Georgia Scott, Timothy Cook and Eliza Hull are the recipients of this year’s National Arts and Disability Awards, delivered by the Australia Council for the Arts and Arts Access Australia.
The national awards recognise artists and arts workers who have made an outstanding contribution to the artistic and cultural life of the nation.
Sydney-based composer Georgia Scott, who receives the award for a young artist, has already achieved considerable success within Australia and internationally. She is a strong advocate for gender equity and challenging disability discrimination.
The award for an established artist is awarded to First Nations NT-based artist Timothy Cook, one of the Tiwi Islands most decorated living artists. He has exhibited his work nationally and internationally and is inspiring a new generation of artists.
Singer-songwriter Eliza Hull receives the Arts Access Australian National Leadership Award. Eliza is a contemporary musician, audio producer and disability activist based in regional Victoria.
Australia Council CEO Adrian Collette AM said:
“We are delighted to recognise these three wonderful artists – who each in their own way demonstrate the power of the arts to connect us and to change lives. The awards are part of our ongoing commitment to ensuring all Australians can access and benefit from participation in arts and culture.”
“We are also pleased to confirm our continued investment of almost $1 million over the next three years to support sustainable careers and celebrate the achievements of artists with disability through the National Arts and Disability Awards, Mentoring Initiatives, as well as a new fellowship for d/Deaf and Disabled artists, and to continue our partnership with Arts Access Australia.”
Arts Access Australia CEO Matthew Hall said:
“The National Arts and Disability Awards recognise and celebrate the talents of Australian d/Deaf and disabled artists, and the vibrant and critically important contribution we make to Australian culture.
Again in 2021, Arts Access Australia is delighted to present (with generous support of the Feilman Foundation) this year’s National Leadership Award.
If we are to see more opportunities for artists with disability, we need more people with disability in positions of leadership. The Award is a key part of our work in creating the opportunities for this to happen. It provides $10,000 and other support to the recipient to develop leadership skills to realise their leadership ambitions”.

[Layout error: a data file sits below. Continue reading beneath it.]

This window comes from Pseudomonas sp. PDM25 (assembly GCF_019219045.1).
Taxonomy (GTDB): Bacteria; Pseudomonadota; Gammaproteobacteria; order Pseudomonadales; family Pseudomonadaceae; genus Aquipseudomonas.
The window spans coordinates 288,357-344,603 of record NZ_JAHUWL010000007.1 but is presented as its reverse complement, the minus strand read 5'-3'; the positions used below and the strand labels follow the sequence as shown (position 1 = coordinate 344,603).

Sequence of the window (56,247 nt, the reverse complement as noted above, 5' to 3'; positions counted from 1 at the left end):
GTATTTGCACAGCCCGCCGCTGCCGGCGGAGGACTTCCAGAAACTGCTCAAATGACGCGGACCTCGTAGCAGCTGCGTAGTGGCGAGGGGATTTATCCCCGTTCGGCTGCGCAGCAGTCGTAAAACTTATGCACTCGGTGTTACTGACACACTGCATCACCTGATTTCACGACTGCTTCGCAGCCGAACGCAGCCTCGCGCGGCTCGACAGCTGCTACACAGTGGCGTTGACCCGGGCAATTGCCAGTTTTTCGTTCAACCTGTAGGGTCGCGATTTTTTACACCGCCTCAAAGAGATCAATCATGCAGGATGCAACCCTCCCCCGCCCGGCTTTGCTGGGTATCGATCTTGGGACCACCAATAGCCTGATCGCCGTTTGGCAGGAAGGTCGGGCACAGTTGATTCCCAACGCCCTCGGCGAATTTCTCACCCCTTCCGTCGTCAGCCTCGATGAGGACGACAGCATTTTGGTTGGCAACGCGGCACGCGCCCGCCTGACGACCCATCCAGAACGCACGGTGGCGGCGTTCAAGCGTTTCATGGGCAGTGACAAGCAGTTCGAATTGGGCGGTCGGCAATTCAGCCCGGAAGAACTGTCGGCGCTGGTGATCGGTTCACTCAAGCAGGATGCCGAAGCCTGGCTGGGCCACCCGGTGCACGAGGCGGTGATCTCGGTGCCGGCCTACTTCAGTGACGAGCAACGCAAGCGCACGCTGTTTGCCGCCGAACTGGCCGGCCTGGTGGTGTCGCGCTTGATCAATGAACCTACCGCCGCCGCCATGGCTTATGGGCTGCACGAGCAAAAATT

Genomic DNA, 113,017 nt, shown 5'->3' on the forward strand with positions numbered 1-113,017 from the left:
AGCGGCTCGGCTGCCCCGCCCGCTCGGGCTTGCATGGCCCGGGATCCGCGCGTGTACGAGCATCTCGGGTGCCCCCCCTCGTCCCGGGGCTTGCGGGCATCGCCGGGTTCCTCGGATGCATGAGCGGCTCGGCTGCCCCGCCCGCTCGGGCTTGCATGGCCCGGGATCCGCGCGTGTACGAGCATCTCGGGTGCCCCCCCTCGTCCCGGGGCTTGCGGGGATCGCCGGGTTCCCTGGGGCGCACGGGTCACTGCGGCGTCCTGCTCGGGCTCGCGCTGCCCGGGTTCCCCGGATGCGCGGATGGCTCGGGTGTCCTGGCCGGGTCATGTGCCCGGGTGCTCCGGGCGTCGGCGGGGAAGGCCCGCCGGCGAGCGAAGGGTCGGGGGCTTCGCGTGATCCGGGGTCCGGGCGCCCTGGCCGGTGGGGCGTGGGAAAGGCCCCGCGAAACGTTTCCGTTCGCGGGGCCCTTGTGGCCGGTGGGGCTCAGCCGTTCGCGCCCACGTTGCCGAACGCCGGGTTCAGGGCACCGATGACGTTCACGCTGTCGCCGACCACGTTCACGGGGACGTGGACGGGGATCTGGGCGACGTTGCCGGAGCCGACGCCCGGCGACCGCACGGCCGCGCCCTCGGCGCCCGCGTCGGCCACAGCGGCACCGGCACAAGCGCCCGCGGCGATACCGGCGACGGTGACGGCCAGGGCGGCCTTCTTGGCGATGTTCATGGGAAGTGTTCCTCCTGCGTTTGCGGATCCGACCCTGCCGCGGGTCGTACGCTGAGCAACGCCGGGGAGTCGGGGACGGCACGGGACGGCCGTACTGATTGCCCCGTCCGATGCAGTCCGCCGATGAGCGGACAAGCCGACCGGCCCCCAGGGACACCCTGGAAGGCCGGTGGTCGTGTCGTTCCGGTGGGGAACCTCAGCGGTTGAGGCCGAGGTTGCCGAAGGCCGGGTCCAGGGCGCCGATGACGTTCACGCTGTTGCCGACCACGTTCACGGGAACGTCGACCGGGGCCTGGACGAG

This is the third year the awards have been held. Past recipients of awards include Gaelle Mellis (2020), Emily Crockford (2020), Abbie Madden (2020), Janice Florence (2019), Dion Beasley (2019) and Madeline Little (2019).
Australia Council’s National Arts and Disability Award (Young Artist) ($20,000).
Australia Council’s National Arts and Disability Award (Established Artist) ($50,000).
Arts Access Australia’s National Leadership Award ($10,000).
The awards will be presented during an accessible online event from 2pm AEDT today (Wednesday November 24) in the lead up to the International Day of People with Disability on December 3.
The event will be Auslan interpreted, captioned and audio described.
Brianna Roberts, Media Manager
Australia Council for the Arts
Phone: (02) 9215 9030 Mobile: 0498 123 541
Yvette Tulloch, Communications Manager
Arts Access Australia
GEORGIA SCOTT (NSW)
Georgia Scott is one of the outstanding composers of her generation as attested to by numerous high-profile commissions and performances here and internationally. She is part of the new leadership in Australian art music advocating for gender equity in a field notoriously inhospitable to women and she extends that advocacy to speak up about discrimination around ableism. Georgia, who lives with cerebral palsy, has used her work and artistic practice as a platform to critique ableist norms and offer innovative expressive worlds from more diverse perspectives. She uses music as a tool to lead a broad range of audiences into discussion around the representation and roles for people with disabilities both in the arts and more broadly.
Her opera, ‘Her Dark Marauder’, finalist in the 2021 APRA AMC Art Music Awards for Dramatic Work of the Year, uses the aesthetic of the poetry of Sylvia Plath as a lens through which to explore the representation and stigmatisation of women with psychosocial disabilities both onstage and in society. Composed for the Sydney Chamber Opera, each section of this work critiques a different trope commonly employed by writers when devising characters with disabilities for the stage.
Georgia has also used music to engage international audiences in discussions around disability. She has presented her work to students and faculty at both Harvard and Columbia Universities and ‘My3LiNAti0nS’, written for solo flute and performed in New York City in 2019, highlights the notion of disability as a societal construct and celebrates the unique perspective that comes from lived disability.